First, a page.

http://nutritiondata.self.com/facts/nut-and-seed-products/3106/2
      http://nutritionfacts.org/video/trans-fat-saturated-fat-and-cholesterol-tolerable-upper-intake-of-zero/




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  9. we use coconut in all our daily meals…coconut milk in our curries…do U think i should not add coconut milk in my food i have high cholestrerol. thank U.




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  10. I don’t buy it.. Coconuts have had a bad rep for YEARS.. decades even.. BUT..
    ..only in areas where they are not a common thing.

    The fats in coconuts are GOOD fats, like the fat in fish.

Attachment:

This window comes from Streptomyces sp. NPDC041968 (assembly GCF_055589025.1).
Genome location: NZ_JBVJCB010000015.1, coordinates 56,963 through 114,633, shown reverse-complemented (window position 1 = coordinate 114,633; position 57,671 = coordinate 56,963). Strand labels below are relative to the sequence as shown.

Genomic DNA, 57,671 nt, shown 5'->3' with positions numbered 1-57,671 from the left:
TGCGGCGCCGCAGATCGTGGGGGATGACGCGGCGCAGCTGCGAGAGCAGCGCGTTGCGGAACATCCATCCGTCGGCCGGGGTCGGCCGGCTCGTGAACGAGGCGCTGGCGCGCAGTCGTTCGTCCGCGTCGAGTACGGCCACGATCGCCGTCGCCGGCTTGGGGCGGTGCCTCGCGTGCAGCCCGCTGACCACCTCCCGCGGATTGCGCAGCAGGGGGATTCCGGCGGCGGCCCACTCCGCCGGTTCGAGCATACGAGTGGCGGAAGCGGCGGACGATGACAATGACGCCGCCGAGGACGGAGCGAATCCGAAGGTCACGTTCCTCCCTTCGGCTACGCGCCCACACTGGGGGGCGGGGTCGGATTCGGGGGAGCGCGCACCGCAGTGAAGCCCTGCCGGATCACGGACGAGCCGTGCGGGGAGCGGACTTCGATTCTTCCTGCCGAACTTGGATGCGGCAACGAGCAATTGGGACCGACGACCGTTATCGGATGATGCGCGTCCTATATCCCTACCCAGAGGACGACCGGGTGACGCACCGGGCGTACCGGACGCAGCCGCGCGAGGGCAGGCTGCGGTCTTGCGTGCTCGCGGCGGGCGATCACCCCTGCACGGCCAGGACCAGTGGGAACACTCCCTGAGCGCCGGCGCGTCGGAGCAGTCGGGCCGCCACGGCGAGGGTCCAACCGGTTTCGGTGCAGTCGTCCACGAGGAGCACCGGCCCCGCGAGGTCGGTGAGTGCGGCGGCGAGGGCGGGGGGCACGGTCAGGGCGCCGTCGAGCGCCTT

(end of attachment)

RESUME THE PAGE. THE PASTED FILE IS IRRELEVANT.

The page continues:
Coconuts are a staple food source in the areas they are produced for a reason. RAW coconut milk is nothing more than the coconut meat itself thrown in a blender with WATER and then squeezed.. coconut MEAT is good for.. water is good for you… tell me where the bad part is?




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    1. A big one to show how OFF many scientists were… many simply compared it to a regular tree nut and simply attributed the health properties of tree nuts to coconuts without research… a coconut is more closely related to cherries and peaches than they are to a walnut/almond… hence why most who have nut allergies are NOT allergic to coconuts. Those with latex allergies are more likely to have a reaction with coconuts than those with nut allergies.

      Look at the REAL science behind a coconut.. they are an AMAZING food!




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    2. Coconut fat is actually very high in saturated fat, which is not the good kind of fat.
      http://nutritionfacts.org/topics/saturated-fat/